The Voice of a Generation
Heads up: Bob Dylan is coming to town.
We question the need to even write more – that sentence alone ought to do the trick for the roughly 85% of you who just got ‘Blowin’ in the Wind’ stuck in your head at the mere mention of his name. But for the 10% of you who were born yesterday and the remaining 5% who live under a rock, we’ll kindly introduce you.
Bob Dylan is America’s most famous living folk musician. The man is a titan of American music – anything you hear today that includes of elements of rock or folk contains traces of Dylan’s DNA. He’s sold more records than Johnny Cash and Bob Marley combined, has been inducted into pretty much every hall of fame that the music industry has, and is cited as a major influence by John Lennon, Neil Young, Bruce Springsteen, Patti Smith, Joni Mitchell, Tom Waits… you get the picture. Dylan’s early career was a decisive turning point in American music. A serious student of American roots, blues and folk, he inhaled the past and exhaled the future.
The most serious Dylan fans are not just enthusiasts; they’re spiritual devotees. They talk about him in reverential tones, calling him a visionary and a prophet and journeying to his childhood home in Michigan to collect pieces of its shattered windowpanes for their Dylan memorabilia collections. You’re bound to come across some of these types at the show, in which case we recommend that you do not under any circumstances express an opinion about whether Dylan was better before or after his 1965 switch from acoustic to electric guitar. You risk endorsing the wrong Dylan era, and we fear for your safety. By the way, if you’re curious about the cult of Dylan, check out a book that just came out in May 2014 called The Dylanologists: Adventures in the Land of Bob, written by Pulitzer Prize-winning journalist David Kinney.
While he’s got scores of disciples, Dylan’s not without his critics. For one thing, he’s a bit artistically erratic – as critic Rob Collison puts it, “Dylan has had more career makeovers than Joan Rivers has had facelifts.” While some consider his aesthetic changeability to be proof of his enigmatic genius, others say it’s a strategic effort to remain aloof and cryptic. For every time Dylan’s been hailed as the messiah, he’s also been called a charlatan and accused of pulling the wool over the public’s eyes. Now that he’s older, his interview skills aren’t so great (his answers range from lackluster to incoherent), and his detractors are gleefully hailing the end of the Dylan myth.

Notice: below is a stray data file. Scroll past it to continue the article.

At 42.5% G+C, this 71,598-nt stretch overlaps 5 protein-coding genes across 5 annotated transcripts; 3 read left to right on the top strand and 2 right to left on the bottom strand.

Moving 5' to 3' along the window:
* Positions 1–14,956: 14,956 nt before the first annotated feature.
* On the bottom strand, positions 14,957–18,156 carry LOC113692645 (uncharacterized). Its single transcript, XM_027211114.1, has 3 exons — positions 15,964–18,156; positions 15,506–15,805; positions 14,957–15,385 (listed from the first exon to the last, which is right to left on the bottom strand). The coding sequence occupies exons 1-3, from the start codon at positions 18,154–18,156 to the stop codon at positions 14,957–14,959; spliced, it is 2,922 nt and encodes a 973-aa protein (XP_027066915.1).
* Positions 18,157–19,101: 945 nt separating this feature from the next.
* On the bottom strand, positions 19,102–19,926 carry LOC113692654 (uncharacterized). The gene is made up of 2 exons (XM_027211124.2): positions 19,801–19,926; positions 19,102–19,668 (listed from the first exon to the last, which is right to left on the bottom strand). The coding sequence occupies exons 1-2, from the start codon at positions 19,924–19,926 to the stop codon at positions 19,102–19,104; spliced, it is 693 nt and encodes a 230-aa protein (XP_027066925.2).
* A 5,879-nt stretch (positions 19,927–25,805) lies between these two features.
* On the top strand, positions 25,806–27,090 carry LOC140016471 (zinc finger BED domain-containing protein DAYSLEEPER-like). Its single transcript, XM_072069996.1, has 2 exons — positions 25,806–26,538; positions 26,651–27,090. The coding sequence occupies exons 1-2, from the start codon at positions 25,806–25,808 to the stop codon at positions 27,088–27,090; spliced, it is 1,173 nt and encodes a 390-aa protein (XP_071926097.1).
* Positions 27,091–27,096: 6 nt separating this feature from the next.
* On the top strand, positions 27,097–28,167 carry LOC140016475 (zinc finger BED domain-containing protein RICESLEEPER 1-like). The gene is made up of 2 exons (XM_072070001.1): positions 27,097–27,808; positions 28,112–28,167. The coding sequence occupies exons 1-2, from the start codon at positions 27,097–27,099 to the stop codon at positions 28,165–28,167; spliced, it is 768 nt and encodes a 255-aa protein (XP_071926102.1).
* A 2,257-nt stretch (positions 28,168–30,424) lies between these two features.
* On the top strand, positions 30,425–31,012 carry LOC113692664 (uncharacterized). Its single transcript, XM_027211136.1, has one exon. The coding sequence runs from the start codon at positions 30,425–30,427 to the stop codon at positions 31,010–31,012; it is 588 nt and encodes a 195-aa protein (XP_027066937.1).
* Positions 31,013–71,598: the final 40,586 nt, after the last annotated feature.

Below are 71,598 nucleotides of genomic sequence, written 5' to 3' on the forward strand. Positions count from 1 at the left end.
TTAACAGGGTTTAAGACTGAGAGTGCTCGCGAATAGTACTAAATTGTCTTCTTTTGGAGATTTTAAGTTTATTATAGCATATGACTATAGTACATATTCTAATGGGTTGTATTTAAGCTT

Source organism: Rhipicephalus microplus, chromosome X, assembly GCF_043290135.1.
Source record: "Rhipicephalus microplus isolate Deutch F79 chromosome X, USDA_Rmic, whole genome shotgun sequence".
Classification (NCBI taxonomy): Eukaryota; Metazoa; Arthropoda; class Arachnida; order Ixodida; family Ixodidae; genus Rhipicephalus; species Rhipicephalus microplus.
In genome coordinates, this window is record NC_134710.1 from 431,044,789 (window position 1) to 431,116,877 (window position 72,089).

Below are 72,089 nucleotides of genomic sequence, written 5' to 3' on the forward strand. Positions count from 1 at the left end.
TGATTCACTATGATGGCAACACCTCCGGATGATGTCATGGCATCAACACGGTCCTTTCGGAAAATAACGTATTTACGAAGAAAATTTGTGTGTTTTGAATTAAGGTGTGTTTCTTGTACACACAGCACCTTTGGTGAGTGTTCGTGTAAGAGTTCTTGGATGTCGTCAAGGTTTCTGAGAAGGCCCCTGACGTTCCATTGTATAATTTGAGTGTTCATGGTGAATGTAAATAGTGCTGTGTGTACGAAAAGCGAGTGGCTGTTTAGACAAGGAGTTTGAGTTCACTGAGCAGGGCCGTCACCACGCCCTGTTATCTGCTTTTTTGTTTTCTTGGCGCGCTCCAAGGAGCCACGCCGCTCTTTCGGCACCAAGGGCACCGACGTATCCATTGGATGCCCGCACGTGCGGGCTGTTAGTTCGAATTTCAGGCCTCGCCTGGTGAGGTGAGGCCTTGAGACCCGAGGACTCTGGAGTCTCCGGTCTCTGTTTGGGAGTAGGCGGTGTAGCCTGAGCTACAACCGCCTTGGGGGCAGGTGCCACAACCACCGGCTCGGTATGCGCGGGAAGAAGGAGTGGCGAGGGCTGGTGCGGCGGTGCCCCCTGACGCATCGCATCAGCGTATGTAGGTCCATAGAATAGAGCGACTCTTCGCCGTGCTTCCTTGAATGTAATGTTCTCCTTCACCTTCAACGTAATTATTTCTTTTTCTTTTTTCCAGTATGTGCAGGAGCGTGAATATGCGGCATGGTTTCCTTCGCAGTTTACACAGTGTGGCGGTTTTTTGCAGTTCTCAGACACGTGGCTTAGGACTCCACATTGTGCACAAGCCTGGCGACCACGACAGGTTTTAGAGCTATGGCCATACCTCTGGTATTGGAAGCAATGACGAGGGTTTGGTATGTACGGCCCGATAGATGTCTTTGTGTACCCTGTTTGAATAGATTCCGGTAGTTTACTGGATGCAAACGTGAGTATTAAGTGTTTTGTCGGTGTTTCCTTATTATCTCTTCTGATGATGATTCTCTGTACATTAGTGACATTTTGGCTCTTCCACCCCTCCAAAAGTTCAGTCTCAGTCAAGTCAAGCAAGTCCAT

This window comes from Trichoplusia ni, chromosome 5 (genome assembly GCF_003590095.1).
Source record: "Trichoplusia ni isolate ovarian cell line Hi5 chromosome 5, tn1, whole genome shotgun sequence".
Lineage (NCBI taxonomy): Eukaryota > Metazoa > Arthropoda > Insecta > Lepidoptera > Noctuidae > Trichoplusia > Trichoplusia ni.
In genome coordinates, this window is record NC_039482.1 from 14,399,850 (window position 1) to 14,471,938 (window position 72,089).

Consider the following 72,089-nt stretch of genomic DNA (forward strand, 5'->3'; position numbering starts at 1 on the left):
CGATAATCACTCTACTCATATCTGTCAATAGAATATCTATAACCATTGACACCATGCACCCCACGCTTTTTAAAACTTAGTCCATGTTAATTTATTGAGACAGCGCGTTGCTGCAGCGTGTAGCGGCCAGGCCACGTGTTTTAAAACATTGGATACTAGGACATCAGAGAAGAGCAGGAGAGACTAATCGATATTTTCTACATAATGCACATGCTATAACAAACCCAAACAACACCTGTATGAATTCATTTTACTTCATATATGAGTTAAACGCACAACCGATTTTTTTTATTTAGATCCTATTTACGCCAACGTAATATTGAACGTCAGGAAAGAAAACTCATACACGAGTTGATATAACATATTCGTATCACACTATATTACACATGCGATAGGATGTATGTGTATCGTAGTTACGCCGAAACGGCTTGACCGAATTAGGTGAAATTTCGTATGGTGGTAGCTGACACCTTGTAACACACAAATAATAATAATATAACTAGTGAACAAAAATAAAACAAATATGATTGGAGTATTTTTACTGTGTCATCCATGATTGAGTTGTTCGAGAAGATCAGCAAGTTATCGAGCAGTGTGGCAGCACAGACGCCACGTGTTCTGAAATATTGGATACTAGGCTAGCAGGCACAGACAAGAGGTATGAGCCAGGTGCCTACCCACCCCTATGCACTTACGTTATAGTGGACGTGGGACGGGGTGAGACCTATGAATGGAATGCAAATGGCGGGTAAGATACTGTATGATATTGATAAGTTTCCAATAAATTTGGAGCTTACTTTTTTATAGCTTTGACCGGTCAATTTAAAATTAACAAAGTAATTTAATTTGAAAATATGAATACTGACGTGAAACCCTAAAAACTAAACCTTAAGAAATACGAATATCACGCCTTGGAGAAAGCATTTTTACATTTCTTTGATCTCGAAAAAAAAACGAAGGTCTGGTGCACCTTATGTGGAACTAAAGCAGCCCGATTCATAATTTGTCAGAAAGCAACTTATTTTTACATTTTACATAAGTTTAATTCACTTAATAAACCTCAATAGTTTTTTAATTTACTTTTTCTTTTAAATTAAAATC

And then there’s the fact that his voice has gotten a bit hoarse. Some are into it, maintaining that every warble and falter exposes a new layer of meaning. The critic Cristophe Lebolde writes that “Dylan's more recent broken voice enables him to present a world view at the sonic surface of the songs—this voice carries us across the landscape of a broken, fallen world.” That does sound appealing, but maybe you should watch video of a recent concert first to see if you like what you hear. His recent voice also been compared to “a dial-up modem gargling,” “a Muppet coming to grips with its mortality” and “acoustic Norwegian black metal.”
Either way, Bob Dylan is synonymous with American music. People don’t call him the voice of a generation for nothing – his music was the soundtrack to the passionate irreverence of 60s and early 70s counterculture. His songs not only reflected the atmosphere of love and protest that defined the era, they also shaped the American cultural and political landscape in ways that are undeniable and irreversible. Hardcore Dylanologists and curious dabblers alike can see the icon in action at Black Box Istanbul on June 20th.